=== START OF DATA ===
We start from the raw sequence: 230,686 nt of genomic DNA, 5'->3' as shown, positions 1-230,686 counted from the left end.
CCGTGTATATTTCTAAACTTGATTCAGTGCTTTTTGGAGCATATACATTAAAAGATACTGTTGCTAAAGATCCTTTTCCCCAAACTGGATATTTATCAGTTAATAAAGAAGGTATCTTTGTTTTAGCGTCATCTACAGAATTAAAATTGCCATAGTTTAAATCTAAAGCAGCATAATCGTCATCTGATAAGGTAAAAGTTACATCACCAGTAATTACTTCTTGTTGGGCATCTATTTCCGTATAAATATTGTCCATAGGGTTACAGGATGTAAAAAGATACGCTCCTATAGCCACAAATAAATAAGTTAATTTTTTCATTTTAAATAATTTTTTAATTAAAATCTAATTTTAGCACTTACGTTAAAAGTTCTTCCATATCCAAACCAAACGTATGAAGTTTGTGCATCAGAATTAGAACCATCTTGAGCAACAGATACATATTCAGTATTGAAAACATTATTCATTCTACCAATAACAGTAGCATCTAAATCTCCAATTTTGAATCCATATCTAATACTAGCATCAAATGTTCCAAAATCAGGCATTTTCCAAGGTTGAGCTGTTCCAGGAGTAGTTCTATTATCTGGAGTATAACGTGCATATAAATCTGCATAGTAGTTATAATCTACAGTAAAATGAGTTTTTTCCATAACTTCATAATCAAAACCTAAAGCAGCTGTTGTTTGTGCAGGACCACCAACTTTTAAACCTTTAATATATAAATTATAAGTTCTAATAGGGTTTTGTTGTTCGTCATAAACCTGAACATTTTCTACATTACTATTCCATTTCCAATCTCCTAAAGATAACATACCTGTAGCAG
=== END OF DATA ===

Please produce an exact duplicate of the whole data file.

We start from the raw sequence: 230,686 nt of genomic DNA, 5'->3' as shown, positions 1-230,686 counted from the left end.
CCGTGTATATTTCTAAACTTGATTCAGTGCTTTTTGGAGCATATACATTAAAAGATACTGTTGCTAAAGATCCTTTTCCCCAAACTGGATATTTATCAGTTAATAAAGAAGGTATCTTTGTTTTAGCGTCATCTACAGAATTAAAATTGCCATAGTTTAAATCTAAAGCAGCATAATCGTCATCTGATAAGGTAAAAGTTACATCACCAGTAATTACTTCTTGTTGGGCATCTATTTCCGTATAAATATTGTCCATAGGGTTACAGGATGTAAAAAGATACGCTCCTATAGCCACAAATAAATAAGTTAATTTTTTCATTTTAAATAATTTTTTAATTAAAATCTAATTTTAGCACTTACGTTAAAAGTTCTTCCATATCCAAACCAAACGTATGAAGTTTGTGCATCAGAATTAGAACCATCTTGAGCAACAGATACATATTCAGTATTGAAAACATTATTCATTCTACCAATAACAGTAGCATCTAAATCTCCAATTTTGAATCCATATCTAATACTAGCATCAAATGTTCCAAAATCAGGCATTTTCCAAGGTTGAGCTGTTCCAGGAGTAGTTCTATTATCTGGAGTATAACGTGCATATAAATCTGCATAGTAGTTATAATCTACAGTAAAATGAGTTTTTTCCATAACTTCATAATCAAAACCTAAAGCAGCTGTTGTTTGTGCAGGACCACCAACTTTTAAACCTTTAATATATAAATTATAAGTTCTAATAGGGTTTTGTTGTTCGTCATAAACCTGAACATTTTCTACATTACTATTCCATTTCCAATCTCCTAAAGATAACATACCTGTAGCAG